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Codename Panzers: Cold War

Still somehow including Panzers in the 1950s

John Randall is having fun. The community manager for Codename Panzers developers Stormregion has the camera centred on a crane in the middle of a postcard German town.

It's a beautiful day in the Cold War, the sun creating dappled light in the gradually evaporating puddles. On top of the crane sits a Russian sniper. He's sitting peacefully, minding his own business, doing no harm.

"Let's bring down an artillery strike." The rounds hit slightly to the left, buckling the lower support beams and sending the poor trooper toppling to his death. The mainly German crowd, squeezed into an crowded booth at the Leipzig game show, are entranced.


"Let's try it again." The scene is reset. The artillery lands just to the right this time. The tower leans the other way, before catching on a small villa. This time our victim is flung across the sky, bounces off a chimney and dies once more.

"Again!" Bang. "Again!" Bang.

Perhaps it's WWII fatigue, but the Cold War suddenly seems the perfect setting for conflict. Even the intricate strategy series Codename Panzers is moving on, rebuilding and retooling itself for a fictional war in the 1950s, when Russia and America decide to settle their differences with guns and tanks.

"Our game is more about leaving World War II and exploring a new era than just jumping into the Cold War," explains John.

"Going to the 1950s was a natural progression: we're continuing the storyline from where we left off. It gives us the opportunity to present something fresh and new, as well as an interesting mix of war technologies to experiment with."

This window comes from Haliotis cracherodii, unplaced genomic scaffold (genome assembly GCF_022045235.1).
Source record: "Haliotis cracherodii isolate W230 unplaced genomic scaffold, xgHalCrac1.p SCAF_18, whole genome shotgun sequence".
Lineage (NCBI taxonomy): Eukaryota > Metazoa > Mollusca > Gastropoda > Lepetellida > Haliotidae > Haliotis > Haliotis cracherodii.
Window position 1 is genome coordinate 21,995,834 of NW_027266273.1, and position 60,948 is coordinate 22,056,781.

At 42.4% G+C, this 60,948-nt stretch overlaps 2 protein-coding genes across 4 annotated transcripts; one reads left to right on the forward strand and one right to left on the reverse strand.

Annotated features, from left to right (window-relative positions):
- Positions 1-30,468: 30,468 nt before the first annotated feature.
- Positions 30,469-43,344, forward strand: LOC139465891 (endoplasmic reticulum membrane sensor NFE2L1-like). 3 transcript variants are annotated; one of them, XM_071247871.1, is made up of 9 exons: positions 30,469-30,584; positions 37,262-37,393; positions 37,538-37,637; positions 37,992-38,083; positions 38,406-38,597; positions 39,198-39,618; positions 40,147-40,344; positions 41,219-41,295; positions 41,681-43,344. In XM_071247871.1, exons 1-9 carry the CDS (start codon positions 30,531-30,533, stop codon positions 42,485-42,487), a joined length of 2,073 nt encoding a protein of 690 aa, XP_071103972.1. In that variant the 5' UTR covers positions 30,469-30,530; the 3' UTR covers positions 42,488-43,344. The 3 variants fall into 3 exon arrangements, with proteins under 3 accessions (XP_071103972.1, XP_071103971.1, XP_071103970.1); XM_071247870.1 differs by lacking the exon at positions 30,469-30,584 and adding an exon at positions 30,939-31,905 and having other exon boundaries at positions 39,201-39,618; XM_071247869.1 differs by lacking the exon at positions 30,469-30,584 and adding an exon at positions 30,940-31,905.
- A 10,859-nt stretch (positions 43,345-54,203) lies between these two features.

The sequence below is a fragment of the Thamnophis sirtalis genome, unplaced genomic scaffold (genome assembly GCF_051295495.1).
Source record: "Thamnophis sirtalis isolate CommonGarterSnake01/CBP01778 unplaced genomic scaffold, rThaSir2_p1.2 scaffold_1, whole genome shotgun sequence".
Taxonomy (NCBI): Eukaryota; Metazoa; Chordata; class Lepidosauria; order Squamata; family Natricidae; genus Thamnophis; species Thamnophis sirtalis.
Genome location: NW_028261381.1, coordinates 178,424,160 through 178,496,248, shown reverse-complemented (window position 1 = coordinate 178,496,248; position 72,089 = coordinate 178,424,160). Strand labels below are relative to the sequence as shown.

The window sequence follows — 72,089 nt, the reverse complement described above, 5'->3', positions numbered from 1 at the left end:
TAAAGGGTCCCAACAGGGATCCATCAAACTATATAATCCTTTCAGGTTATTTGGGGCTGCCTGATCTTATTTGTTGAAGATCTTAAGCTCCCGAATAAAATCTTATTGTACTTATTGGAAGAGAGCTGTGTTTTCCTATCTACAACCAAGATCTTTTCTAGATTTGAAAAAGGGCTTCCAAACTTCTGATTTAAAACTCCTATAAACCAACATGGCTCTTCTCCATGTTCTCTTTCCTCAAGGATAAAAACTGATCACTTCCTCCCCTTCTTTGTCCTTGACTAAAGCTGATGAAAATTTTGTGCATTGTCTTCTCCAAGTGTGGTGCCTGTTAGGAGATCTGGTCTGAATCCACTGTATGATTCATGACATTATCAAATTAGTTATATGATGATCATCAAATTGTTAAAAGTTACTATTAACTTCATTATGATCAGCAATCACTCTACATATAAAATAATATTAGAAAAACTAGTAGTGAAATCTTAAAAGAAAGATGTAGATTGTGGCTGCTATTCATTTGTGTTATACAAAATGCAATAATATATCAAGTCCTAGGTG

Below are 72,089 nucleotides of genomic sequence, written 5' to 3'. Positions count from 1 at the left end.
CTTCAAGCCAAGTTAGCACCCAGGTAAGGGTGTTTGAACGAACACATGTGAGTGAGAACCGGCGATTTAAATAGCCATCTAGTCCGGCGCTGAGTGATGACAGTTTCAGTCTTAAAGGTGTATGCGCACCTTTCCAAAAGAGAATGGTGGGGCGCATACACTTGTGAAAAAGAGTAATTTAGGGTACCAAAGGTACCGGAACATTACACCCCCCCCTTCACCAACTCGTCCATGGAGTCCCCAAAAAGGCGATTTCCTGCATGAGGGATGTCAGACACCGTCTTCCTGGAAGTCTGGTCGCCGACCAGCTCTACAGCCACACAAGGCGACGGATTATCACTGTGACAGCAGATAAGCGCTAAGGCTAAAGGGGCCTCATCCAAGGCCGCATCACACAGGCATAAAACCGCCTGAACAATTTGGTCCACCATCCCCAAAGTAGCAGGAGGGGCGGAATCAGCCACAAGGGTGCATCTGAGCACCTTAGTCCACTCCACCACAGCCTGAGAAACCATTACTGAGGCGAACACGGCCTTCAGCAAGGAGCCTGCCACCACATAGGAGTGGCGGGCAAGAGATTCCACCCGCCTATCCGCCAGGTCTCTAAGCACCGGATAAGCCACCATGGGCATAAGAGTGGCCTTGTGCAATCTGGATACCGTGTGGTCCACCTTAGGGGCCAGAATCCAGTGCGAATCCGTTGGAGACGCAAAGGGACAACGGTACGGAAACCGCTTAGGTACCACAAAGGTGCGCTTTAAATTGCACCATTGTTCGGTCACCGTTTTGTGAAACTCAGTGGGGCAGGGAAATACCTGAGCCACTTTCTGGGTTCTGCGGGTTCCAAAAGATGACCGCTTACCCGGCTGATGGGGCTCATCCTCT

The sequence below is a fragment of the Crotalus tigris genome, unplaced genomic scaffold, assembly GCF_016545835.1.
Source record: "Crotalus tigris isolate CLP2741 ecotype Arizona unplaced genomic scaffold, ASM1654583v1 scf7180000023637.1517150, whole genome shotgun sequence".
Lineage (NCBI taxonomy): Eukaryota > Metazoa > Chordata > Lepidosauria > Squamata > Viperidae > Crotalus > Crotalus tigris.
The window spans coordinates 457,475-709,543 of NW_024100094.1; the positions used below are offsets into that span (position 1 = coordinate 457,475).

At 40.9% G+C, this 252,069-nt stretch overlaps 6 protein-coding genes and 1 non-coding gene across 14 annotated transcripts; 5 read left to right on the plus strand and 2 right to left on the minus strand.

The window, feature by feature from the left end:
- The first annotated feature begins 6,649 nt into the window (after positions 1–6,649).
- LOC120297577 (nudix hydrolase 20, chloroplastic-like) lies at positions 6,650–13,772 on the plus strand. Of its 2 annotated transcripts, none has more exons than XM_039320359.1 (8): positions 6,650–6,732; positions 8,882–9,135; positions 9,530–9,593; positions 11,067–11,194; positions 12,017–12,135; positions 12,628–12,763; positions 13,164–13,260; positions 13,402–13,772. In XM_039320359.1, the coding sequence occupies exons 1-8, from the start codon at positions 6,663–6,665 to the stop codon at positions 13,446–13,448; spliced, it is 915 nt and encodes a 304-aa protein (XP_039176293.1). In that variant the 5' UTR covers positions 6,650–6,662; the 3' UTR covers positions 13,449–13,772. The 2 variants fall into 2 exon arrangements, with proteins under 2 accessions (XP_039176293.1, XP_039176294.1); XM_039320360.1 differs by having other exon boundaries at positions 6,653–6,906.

It may be alt.history but this doesn't mean abandoning reality: "We go to great lengths to ensure that what happens is credible and believable. In our storyline, the Berlin airlift was an ongoing operation with MIG fighters harassing the cargo planes. So we took this situation and used an accidental mid-air collision as the spark that ignites the Cold War."

Eighteen single-player missions are set to follow returning heroes from the previous games, Wilson and Groebel, and some new, younger main characters, in battles set mainly in Europe as the war escalates.

Pitting NATO against the USSR, missions will include large-scale battles as well as espionage and commando-themed challenges. "Expect these heroes to play a very influential part in a rich and detailed storyline," promise Stormregion.

But what's the obsession with crushing snipers? The teaser video shows the repeated destruction of a single, large building containing a crane. Depending upon the attack, whether by helicopters, air-strike or ground forces, the building crumbles uniquely, and never better than when crushed by the collapsing crane.


"We wanted to create an environment where everything is destructible, usable or both," explains Randall. "This dynamic allows for strategic use of the environment by, for instance, toppling the crane onto a building and crushing the enemy inside."